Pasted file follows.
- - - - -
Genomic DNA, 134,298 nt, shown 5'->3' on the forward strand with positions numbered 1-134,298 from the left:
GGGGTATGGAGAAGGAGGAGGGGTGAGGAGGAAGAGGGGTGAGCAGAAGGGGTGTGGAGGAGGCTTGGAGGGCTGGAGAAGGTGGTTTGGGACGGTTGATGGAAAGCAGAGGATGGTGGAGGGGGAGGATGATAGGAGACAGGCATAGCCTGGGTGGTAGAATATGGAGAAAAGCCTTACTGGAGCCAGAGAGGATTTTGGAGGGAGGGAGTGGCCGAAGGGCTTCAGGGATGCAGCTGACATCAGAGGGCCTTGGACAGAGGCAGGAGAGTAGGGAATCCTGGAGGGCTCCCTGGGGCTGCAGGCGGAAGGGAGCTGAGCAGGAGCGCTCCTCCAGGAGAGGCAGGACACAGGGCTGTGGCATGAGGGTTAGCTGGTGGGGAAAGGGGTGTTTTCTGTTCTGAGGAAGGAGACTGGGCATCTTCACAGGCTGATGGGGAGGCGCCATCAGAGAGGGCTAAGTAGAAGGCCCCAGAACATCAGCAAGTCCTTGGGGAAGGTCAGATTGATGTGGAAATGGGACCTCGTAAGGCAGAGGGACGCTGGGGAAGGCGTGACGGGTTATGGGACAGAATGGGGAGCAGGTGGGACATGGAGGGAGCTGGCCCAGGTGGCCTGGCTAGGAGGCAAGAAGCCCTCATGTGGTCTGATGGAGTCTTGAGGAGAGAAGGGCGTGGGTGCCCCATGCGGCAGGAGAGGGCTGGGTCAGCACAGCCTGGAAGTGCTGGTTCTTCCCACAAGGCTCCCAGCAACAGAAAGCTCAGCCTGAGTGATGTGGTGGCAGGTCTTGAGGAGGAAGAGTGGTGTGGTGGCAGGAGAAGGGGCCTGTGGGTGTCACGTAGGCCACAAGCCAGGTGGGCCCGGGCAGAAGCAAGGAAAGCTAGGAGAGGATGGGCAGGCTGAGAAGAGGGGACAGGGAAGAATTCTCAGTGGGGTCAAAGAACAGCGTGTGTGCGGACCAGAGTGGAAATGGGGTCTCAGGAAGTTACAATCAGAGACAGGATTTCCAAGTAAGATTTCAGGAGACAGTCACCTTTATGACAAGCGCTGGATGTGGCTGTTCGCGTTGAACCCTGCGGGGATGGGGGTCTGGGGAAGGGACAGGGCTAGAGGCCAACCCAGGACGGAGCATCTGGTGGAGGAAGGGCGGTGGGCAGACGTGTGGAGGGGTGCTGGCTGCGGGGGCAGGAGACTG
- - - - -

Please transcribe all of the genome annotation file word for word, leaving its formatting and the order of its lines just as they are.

Genomic DNA, 134,298 nt, shown 5'->3' on the forward strand with positions numbered 1-134,298 from the left:
GGGGTATGGAGAAGGAGGAGGGGTGAGGAGGAAGAGGGGTGAGCAGAAGGGGTGTGGAGGAGGCTTGGAGGGCTGGAGAAGGTGGTTTGGGACGGTTGATGGAAAGCAGAGGATGGTGGAGGGGGAGGATGATAGGAGACAGGCATAGCCTGGGTGGTAGAATATGGAGAAAAGCCTTACTGGAGCCAGAGAGGATTTTGGAGGGAGGGAGTGGCCGAAGGGCTTCAGGGATGCAGCTGACATCAGAGGGCCTTGGACAGAGGCAGGAGAGTAGGGAATCCTGGAGGGCTCCCTGGGGCTGCAGGCGGAAGGGAGCTGAGCAGGAGCGCTCCTCCAGGAGAGGCAGGACACAGGGCTGTGGCATGAGGGTTAGCTGGTGGGGAAAGGGGTGTTTTCTGTTCTGAGGAAGGAGACTGGGCATCTTCACAGGCTGATGGGGAGGCGCCATCAGAGAGGGCTAAGTAGAAGGCCCCAGAACATCAGCAAGTCCTTGGGGAAGGTCAGATTGATGTGGAAATGGGACCTCGTAAGGCAGAGGGACGCTGGGGAAGGCGTGACGGGTTATGGGACAGAATGGGGAGCAGGTGGGACATGGAGGGAGCTGGCCCAGGTGGCCTGGCTAGGAGGCAAGAAGCCCTCATGTGGTCTGATGGAGTCTTGAGGAGAGAAGGGCGTGGGTGCCCCATGCGGCAGGAGAGGGCTGGGTCAGCACAGCCTGGAAGTGCTGGTTCTTCCCACAAGGCTCCCAGCAACAGAAAGCTCAGCCTGAGTGATGTGGTGGCAGGTCTTGAGGAGGAAGAGTGGTGTGGTGGCAGGAGAAGGGGCCTGTGGGTGTCACGTAGGCCACAAGCCAGGTGGGCCCGGGCAGAAGCAAGGAAAGCTAGGAGAGGATGGGCAGGCTGAGAAGAGGGGACAGGGAAGAATTCTCAGTGGGGTCAAAGAACAGCGTGTGTGCGGACCAGAGTGGAAATGGGGTCTCAGGAAGTTACAATCAGAGACAGGATTTCCAAGTAAGATTTCAGGAGACAGTCACCTTTATGACAAGCGCTGGATGTGGCTGTTCGCGTTGAACCCTGCGGGGATGGGGGTCTGGGGAAGGGACAGGGCTAGAGGCCAACCCAGGACGGAGCATCTGGTGGAGGAAGGGCGGTGGGCAGACGTGTGGAGGGGTGCTGGCTGCGGGGGCAGGAGACTG